shutterstock_270811022When you sit down to lunch do you ever wonder which pesticides, if any, may be present in your food?  Food safety analysts responsible for the control of pesticides in food samples have to ask a similar question. Which pesticides, if any, are in the sample received in the laboratory?

Well, this is a difficult question to answer since different pesticides are used on food crops in different regions of the world and they are traded through complex supply chains on a global basis making it difficult to know which pesticides are likely to be present in any individual sample. According to the report by the European Food Safety Authority  (2014), 381 different compounds were detected during the analysis of 79,000 samples (600 commodities) performed as part of the European official control programs in 2011.

To ensure the safety of the food supply, laboratories are expected to be able to screen, quantitate and identify hundreds of pesticides with diverse physicochemical properties in hundreds of different sample types. There are more than 1500 pesticides listed in the British Crop Protection Council  (BCPC) pesticides manual. Comprehensive analyses of hundreds of thousands of different pesticide-commodity combinations requires the complementary use  of targeted and non-targeted multi-analyte methods together with single residue methods. These methods in turn are based on gas chromatography and liquid chromatography  (including ion chromatography) all coupled to  mass spectrometry detection systems. The challenge for the analyst is to optimize the distribution of the pesticide analytes into the fewest methods while still achieving the best overall performance in terms of accuracy, precision, speed, cost for the analysis and compliance with regulatory requirements.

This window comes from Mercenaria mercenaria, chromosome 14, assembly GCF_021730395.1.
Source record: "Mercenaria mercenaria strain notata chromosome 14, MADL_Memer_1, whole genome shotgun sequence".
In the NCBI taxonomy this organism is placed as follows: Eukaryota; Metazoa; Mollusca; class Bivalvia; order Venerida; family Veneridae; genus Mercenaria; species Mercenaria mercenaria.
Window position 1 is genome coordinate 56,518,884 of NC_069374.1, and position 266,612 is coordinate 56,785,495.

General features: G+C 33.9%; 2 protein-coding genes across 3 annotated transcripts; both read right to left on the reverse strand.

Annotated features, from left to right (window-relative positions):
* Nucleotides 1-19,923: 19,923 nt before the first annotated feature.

Whenever you run into these challenges, how do you find a suitable method to analyze the list of pesticides, or particular pesticide, of interest? Well, one option is to consult the online applications library.

Online Applications Library

This tool is available to help you find what you’re looking for: Thermo Scientific AppsLab Library of Analytical Applications, also known as AppsLab Library. This is a continuously growing online application repository, currently holding more than 1800 applications for GC, HPLC, UHPLC, IC, GC-MS, IC-MS, and LC-MS.

Simply search for the word pesticide and around 60 applications are found, or look for all food and beverage applications and you’ll get over 350 hits. From here you can filter results, for example when looking for a specific chromatography technique, or simply search for the specific pesticide you’re looking for.

Like what you are learning?

Sign up to stay connected with all Thermo Scientific resources, applications, blog posts and promotions.
Keep Me Informed!

Now you can go directly from the web to the lab. Once you have identified a suitable method, just download the details and enter them in your chromatography data system.  AppsLab Library provides even more benefits when running Thermo Scientific™ Dionex™ Chromeleon™ Chromatography Data System software. AppsLab Library contains over 300 ready-to-run workflows that can be downloaded directly into Chromeleon CDS, and used to immediately run this method.

Pesticide Analyzer

Let’s take a closer look at how analyzing pesticides using GC-MS works with Chromeleon CDS. This poster shows how NOW Foods analyzes pesticide residues in dried botanical dietary ingredients using a GC-Triple Quadrupole MS.  This includes acquiring data, processing, reviewing and reporting, all from Chromeleon CDS. Check this webpage to find out more about the Pesticide Analyzer.

Additional Resources

For more information on Chromeleon CDS visit the Chromeleon Resource Center.

Take a look at the possibilities of AppsLab Library, including a video showing the entire workflow from searching and finding an application, to execution in Chromeleon CDS in the AppsLab Resource Center, and let us know in the comments if this helps you finding your pesticide applications.

Also visit the pesticide learning center on the Food and Beverage community to get regular updates of new developments.